Federal Government Should Provide Funds For SCHIP, Medicaid

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In response to the recent economic downturn, states are looking to the federal government for help to address rising enrollment and budget shortfalls for Medicaid and SCHIP programs, hoping to avoid reducing benefits or cutting beneficiaries from the programs, Stateline.org reports.

State officials are asking for temporary increases in the federal matching rate for Medicaid, which costs the states and federal government a combined $330 billion annually. They also are requesting reauthorization and expansion of SCHIP, two expansions of which were passed by Congress in 2007 but later vetoed by President Bush.

Many state officials have said that a stimulus is necessary to improve Medicaid and SCHIP because the programs are tied to the economy. Stateline.org cites a study from the Kaiser Family Foundation's Commission on Medicaid and the Uninsured estimating that a 1% increase in unemployment leads to 1.1 million more uninsured people and one million more beneficiaries enrolled in the programs. According to a report released Tuesday by Families USA, 8.6 million children, or one in nine, did not have health coverage in 2007, a figure tallied before the economic downturn.

The Georgetown University Center for Children and Families estimates that 4.1 million people have lost employer-based health coverage over the past 12 months, many of whom must turn to Medicaid and SCHIP for aid. The programs, however, are "on the brink of deteriorating," according to Jocelyn Guyer, deputy executive director of the center. She added, "The question is, are we going to step up and inject money into those programs so they can work during the downturn, or are we going to let them deteriorate?"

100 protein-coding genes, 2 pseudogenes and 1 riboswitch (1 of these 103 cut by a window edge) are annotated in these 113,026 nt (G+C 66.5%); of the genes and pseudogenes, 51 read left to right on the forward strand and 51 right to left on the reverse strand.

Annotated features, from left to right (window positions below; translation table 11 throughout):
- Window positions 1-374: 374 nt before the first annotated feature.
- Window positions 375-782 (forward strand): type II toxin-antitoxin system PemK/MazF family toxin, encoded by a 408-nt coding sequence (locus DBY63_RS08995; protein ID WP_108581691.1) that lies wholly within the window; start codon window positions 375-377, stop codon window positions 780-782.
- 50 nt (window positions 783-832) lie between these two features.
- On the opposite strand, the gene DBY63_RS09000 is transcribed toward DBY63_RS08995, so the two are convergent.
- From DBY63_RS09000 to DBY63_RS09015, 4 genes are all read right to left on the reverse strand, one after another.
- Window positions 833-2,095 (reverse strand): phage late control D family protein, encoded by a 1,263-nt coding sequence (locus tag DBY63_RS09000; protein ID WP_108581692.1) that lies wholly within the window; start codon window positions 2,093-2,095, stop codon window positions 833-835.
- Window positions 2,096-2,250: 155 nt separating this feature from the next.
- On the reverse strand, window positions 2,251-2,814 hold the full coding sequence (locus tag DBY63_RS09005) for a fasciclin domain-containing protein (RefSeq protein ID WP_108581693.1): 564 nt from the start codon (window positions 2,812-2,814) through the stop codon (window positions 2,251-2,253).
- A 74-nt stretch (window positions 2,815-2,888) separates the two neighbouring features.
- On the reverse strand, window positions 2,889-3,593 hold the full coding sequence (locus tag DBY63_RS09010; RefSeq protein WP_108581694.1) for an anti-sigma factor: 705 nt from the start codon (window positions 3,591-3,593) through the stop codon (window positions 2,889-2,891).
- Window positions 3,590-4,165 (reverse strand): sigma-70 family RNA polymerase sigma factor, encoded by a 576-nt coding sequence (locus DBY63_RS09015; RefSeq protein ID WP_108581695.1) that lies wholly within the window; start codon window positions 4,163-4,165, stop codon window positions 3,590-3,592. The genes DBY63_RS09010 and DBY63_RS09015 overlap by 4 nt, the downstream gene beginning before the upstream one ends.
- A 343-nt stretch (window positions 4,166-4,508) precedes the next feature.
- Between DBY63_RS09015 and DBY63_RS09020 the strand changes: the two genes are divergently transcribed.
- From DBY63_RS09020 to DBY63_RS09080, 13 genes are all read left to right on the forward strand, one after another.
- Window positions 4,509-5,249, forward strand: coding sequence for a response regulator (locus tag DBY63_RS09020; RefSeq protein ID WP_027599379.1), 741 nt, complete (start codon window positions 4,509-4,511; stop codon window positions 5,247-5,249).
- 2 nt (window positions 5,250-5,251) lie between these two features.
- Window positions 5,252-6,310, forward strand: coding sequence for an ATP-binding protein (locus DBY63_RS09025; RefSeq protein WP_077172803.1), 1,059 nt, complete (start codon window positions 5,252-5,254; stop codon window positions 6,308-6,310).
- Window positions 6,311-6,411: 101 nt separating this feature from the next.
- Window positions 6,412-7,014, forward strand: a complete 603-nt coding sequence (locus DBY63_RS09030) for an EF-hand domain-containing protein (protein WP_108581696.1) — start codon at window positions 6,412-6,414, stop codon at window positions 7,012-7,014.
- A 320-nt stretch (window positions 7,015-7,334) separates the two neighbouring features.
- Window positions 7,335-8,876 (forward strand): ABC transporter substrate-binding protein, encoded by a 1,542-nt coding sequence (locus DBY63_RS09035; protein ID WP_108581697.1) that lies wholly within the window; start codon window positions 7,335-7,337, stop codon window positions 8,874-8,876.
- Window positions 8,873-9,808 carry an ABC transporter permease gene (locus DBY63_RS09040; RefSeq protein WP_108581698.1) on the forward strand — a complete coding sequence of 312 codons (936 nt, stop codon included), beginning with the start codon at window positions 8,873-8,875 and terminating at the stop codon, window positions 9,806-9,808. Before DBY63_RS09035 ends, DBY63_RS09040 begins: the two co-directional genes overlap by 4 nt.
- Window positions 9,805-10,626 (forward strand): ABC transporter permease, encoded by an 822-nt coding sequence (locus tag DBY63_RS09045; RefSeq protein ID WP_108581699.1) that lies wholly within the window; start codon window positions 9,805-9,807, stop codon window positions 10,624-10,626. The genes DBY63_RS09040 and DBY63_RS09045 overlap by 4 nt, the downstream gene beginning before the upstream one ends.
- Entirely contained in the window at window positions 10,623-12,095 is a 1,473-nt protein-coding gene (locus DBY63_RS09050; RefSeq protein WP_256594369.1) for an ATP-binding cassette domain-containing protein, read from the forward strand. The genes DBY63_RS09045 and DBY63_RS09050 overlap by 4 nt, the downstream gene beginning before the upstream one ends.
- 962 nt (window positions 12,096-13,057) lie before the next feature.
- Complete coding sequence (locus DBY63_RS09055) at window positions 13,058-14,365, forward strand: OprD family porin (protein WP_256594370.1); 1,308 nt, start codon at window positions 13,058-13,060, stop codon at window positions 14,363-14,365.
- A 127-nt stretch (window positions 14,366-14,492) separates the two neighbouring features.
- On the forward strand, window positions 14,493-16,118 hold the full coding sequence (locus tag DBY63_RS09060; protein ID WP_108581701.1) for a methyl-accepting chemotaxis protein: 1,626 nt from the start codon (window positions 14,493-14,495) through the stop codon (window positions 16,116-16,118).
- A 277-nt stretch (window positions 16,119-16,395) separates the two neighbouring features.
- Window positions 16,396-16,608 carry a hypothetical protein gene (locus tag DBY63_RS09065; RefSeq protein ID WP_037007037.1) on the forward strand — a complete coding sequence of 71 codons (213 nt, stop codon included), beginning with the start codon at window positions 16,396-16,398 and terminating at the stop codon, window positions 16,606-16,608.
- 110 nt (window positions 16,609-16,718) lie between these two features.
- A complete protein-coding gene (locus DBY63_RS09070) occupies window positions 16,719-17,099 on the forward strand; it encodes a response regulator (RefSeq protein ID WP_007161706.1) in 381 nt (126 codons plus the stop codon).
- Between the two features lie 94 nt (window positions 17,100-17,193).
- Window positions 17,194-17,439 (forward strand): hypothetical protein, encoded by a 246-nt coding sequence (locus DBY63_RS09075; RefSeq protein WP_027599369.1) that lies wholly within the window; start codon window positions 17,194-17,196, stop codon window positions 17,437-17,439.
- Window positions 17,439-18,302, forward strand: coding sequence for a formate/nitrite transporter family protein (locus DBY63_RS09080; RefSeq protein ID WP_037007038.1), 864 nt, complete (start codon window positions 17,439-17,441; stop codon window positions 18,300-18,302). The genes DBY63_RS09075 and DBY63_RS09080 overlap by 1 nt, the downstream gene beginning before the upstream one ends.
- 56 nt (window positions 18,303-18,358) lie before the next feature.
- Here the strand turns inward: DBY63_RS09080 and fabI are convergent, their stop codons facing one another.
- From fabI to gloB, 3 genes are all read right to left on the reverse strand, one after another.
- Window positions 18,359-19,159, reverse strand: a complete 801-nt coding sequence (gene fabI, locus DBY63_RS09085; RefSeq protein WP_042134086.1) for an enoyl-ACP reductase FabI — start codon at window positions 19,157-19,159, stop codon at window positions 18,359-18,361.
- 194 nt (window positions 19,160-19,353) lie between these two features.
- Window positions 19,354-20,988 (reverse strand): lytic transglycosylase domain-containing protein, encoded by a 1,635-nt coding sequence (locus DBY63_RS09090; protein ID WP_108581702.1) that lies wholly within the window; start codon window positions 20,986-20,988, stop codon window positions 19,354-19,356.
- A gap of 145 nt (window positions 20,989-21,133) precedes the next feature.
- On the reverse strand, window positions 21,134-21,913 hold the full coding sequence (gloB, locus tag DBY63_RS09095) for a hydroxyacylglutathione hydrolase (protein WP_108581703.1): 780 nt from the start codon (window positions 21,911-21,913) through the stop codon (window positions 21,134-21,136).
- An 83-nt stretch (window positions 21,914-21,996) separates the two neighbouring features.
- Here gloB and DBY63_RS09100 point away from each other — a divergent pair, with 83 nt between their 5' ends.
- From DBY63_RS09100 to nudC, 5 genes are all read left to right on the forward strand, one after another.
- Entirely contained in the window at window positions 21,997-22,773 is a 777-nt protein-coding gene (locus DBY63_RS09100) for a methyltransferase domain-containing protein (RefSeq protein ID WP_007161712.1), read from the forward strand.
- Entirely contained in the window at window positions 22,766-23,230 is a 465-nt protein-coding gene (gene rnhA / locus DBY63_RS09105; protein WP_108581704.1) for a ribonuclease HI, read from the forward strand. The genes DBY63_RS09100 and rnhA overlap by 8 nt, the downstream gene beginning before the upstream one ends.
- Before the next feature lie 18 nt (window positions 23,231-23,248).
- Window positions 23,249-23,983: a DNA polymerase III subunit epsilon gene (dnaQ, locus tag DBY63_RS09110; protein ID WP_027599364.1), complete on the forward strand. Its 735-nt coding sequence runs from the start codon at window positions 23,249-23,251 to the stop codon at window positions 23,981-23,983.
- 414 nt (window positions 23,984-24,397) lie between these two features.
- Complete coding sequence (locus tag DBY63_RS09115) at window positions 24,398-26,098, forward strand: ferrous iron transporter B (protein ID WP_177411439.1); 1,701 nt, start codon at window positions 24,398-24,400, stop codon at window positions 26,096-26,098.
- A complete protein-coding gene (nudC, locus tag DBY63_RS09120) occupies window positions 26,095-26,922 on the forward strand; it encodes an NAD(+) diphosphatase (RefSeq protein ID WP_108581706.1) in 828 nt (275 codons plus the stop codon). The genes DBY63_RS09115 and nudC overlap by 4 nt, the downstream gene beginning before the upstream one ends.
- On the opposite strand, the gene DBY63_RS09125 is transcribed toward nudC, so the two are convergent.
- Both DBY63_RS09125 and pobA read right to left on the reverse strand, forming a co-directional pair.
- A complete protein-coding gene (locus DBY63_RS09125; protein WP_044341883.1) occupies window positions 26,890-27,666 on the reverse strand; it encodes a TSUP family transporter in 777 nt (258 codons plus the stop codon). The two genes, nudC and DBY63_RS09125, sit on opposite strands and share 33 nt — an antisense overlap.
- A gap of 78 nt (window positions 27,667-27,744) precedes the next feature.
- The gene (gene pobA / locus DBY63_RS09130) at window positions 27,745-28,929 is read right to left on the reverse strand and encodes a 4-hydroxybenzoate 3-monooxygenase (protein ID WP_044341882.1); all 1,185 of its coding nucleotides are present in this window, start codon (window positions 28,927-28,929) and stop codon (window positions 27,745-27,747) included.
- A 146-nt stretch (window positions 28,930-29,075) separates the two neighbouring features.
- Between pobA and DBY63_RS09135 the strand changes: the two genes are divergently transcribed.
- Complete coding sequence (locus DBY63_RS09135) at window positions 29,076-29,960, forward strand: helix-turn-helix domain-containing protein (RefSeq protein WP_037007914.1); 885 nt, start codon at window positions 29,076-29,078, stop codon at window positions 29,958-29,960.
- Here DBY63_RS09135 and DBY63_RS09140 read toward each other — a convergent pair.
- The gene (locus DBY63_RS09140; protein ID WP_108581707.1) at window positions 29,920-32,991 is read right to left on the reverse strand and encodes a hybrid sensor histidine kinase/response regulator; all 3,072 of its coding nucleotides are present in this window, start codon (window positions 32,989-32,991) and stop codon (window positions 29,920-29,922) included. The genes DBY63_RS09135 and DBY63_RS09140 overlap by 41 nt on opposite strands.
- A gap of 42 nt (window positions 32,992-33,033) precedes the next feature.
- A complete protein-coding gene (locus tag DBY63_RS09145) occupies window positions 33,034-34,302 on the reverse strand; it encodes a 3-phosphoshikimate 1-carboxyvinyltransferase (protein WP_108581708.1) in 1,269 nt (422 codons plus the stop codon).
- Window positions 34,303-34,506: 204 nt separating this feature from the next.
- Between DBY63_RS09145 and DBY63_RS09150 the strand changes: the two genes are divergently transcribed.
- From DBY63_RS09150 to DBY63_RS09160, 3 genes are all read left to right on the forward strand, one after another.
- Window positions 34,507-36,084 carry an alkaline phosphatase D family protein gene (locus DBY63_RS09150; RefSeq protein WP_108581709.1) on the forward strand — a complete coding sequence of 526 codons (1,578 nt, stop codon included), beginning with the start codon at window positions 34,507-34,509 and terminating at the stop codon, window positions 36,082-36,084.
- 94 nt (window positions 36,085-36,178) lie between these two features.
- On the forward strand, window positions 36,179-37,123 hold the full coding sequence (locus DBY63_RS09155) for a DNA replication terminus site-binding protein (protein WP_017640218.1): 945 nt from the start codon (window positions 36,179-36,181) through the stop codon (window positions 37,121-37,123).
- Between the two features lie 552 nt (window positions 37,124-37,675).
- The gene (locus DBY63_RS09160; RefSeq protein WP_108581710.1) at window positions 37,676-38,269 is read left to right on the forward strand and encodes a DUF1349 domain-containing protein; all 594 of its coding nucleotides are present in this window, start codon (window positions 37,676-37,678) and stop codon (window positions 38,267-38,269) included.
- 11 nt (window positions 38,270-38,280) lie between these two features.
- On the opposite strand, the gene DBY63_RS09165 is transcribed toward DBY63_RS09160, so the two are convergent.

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Sen. Max Baucus (D-Mont.) proposed in a recent health care reform white paper that increases in FMAP happen automatically during recessions. Previously, the federal government supplied an additional $10 billion in Medicaid funds in 2003. The House has proposed providing $14.4 billion and the Senate set the figure at $19.6 billion for the current downturn.

Stateline.org reports that states might have a better chance of receiving more federal aid for the programs from President-elect Barack Obama, whose proposed health care plan calls for expanding both programs and includes a requirement that all children be covered.

NGA Involvement

The National Governors Association in October sent a letter to congressional leaders saying that $20 billion annually for two years for Medicaid would help states to "continue services for those with the greatest need" (Vu, Stateline.org, 11/26). In related news, Obama on this week is scheduled to meet with 40 governors and governors-elect in Philadelphia to discuss various challenges -- including money for Medicaid programs -- facing states across the nation and whether federal aid for these challenges can be included in a stimulus proposal that Obama wants to sign upon taking office in January 2009, the Philadelphia Inquirer reports. The meeting will be hosted by Pennsylvania Gov. Ed Rendell (D), chair of NGA, and Vermont Gov. Jim Douglas , co-chair of NGA (Fitzgerald, Philadelphia Inquirer, 11/26).

Reprinted with permission from kaisernetwork.org. You can view the entire Kaiser Daily Health Policy Report, search the archives, and sign up for email delivery at kaisernetwork.org/email . The Kaiser Daily Health Policy Report is published for kaisernetwork.org, a free service of The Henry J. Kaiser Family Foundation. © 2007 Advisory Board Company and Kaiser Family Foundation. All rights reserved.

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